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[pal-ee] /ˈpæl i/
adjective, pallier, palliest. Informal.
friendly; comradely:
old friends being pally at a class reunion.
Origin of pally
First recorded in 1890-95; pal + -y1 Unabridged
Based on the Random House Dictionary, © Random House, Inc. 2017.
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Examples from the Web for pally
Historical Examples
  • Ow, the devil, goin' to pally Hughes's while 'tis drawin' nearer an' nearer an'—Ow!

    One-Act Plays Various
  • They were "pally," as she put it, happily contented in each other's society.

    Out of the Ashes Ethel Watts Mumford
  • Got pally with six French gendarmes and hope to see them again when I have another spell off.

  • pally was telling Sobber they had better be on guard, since the Rovers might not be alone.

    The Rover Boys Down East Arthur M. Winfield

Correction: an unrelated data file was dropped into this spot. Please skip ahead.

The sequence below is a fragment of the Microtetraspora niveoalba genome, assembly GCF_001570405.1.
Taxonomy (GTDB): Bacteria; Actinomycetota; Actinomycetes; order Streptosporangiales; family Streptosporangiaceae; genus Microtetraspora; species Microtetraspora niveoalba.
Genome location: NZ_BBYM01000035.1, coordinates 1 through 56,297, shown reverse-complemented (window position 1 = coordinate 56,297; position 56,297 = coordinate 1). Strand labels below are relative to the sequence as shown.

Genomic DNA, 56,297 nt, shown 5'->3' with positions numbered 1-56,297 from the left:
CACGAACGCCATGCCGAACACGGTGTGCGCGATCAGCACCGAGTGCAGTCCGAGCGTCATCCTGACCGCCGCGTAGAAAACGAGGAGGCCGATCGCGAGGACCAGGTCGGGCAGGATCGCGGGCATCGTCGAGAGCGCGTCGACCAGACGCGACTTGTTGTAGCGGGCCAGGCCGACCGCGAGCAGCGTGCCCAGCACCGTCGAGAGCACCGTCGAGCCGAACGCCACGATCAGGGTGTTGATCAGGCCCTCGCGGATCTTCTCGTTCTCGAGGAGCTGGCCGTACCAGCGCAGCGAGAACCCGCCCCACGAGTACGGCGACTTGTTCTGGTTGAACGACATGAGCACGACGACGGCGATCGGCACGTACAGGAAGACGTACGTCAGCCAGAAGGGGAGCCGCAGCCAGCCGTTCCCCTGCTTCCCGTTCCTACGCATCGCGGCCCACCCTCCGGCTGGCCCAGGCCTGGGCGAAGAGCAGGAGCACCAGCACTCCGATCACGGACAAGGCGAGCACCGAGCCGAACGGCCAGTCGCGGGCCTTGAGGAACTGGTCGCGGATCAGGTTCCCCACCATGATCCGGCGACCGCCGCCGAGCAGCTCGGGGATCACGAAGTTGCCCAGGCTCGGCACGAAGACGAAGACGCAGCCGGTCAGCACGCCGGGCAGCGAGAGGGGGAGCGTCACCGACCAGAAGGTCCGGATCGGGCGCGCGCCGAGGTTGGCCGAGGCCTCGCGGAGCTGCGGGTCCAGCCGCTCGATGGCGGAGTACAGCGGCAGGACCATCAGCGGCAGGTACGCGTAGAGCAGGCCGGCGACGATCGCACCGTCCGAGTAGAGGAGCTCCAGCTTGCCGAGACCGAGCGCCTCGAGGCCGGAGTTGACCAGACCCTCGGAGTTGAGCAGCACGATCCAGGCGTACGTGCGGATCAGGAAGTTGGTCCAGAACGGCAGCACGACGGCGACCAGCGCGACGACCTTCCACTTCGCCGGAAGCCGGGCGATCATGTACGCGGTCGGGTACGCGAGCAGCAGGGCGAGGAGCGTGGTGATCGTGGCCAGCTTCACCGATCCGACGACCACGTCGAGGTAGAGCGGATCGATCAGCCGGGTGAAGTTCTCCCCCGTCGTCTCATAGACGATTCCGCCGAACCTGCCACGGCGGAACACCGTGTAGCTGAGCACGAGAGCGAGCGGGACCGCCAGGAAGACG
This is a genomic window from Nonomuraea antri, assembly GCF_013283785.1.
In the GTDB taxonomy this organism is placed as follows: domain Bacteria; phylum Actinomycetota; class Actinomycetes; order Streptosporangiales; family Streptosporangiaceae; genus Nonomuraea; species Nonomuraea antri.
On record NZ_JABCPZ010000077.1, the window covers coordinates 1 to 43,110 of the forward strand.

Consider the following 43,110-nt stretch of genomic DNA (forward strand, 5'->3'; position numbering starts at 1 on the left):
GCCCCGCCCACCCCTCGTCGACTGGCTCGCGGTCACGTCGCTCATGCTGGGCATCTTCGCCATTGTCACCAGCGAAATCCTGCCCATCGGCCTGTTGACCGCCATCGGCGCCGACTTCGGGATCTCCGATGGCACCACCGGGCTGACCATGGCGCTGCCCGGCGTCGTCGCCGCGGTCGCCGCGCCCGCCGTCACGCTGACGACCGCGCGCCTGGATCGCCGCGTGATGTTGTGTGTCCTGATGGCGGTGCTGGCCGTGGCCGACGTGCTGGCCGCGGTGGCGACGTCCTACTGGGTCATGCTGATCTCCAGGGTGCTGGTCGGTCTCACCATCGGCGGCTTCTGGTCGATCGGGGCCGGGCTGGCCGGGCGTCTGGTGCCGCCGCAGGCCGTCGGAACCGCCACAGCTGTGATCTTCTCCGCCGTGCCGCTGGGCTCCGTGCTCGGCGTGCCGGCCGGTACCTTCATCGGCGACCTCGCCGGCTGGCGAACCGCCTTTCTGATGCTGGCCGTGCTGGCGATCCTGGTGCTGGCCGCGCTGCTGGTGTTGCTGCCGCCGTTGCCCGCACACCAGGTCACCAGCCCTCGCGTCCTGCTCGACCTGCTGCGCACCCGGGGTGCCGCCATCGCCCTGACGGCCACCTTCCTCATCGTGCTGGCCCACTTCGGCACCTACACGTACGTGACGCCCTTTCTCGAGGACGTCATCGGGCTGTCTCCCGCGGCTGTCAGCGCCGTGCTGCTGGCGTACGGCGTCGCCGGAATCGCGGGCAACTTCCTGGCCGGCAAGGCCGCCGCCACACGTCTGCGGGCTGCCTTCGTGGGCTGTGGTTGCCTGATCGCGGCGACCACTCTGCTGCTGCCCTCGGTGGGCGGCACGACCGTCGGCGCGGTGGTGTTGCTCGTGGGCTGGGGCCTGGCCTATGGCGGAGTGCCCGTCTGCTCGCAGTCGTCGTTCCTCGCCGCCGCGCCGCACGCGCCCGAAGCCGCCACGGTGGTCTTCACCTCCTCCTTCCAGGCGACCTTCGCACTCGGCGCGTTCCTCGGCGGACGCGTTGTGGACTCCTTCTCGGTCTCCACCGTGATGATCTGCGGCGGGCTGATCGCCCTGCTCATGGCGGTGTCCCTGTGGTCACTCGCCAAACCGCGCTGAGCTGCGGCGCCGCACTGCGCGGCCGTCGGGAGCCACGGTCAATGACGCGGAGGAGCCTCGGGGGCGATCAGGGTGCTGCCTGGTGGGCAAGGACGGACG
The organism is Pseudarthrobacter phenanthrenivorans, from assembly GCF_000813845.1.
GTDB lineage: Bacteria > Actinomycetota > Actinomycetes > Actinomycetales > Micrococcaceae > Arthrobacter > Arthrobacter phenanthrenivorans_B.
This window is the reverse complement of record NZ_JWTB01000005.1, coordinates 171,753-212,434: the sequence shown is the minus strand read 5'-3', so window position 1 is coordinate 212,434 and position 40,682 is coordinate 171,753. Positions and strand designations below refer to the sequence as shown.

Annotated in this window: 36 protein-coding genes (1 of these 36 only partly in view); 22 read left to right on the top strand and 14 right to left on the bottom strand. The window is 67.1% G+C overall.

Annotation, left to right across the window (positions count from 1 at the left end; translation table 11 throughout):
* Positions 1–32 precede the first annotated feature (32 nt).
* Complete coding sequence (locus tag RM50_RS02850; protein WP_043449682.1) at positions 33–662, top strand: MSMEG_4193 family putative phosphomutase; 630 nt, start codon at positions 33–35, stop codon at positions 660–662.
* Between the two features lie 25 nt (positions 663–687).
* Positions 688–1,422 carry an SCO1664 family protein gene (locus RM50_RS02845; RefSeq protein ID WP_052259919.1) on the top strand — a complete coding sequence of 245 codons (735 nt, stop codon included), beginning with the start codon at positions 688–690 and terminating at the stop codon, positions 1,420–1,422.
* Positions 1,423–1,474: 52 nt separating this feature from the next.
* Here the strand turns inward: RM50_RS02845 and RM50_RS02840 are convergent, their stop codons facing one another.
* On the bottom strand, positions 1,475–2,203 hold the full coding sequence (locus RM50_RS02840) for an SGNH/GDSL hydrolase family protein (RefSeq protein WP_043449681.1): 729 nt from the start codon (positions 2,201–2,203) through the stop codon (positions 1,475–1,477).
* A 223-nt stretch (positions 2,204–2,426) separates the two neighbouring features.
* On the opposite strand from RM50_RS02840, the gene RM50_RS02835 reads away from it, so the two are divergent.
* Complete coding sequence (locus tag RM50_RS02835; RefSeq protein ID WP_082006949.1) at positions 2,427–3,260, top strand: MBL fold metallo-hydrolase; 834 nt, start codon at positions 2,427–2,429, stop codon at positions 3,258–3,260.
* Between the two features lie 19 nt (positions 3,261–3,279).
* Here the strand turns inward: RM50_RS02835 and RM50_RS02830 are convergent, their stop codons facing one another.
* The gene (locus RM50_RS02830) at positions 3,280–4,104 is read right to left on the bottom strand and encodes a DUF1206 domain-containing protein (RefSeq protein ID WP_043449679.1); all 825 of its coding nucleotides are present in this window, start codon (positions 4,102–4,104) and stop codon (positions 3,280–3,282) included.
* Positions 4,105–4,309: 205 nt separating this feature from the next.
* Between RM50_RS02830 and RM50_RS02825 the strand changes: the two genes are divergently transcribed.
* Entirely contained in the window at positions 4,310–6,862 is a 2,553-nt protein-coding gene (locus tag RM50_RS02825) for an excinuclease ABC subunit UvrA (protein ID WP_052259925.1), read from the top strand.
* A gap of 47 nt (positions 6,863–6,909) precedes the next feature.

• The old lady lost her patience, and at last burst forth: "I winna be back-speired noo, pally Fullerton."

  • Catherine, so heavy was her heart, could scarcely manage a decent friendly greeting to old pally Hughes, her hostess.

    Through Welsh Doorways

    Jeannette Augustus Marks
British Dictionary definitions for pally


adjective -lier, -liest
(informal) on friendly or familiar terms
Collins English Dictionary - Complete & Unabridged 2012 Digital Edition
© William Collins Sons & Co. Ltd. 1979, 1986 © HarperCollins
Publishers 1998, 2000, 2003, 2005, 2006, 2007, 2009, 2012
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Slang definitions & phrases for pally



Very friendly; affectionate and familiar; palsy-walsy (1895+)


pal (1940+)

The Dictionary of American Slang, Fourth Edition by Barbara Ann Kipfer, PhD. and Robert L. Chapman, Ph.D.
Copyright (C) 2007 by HarperCollins Publishers.
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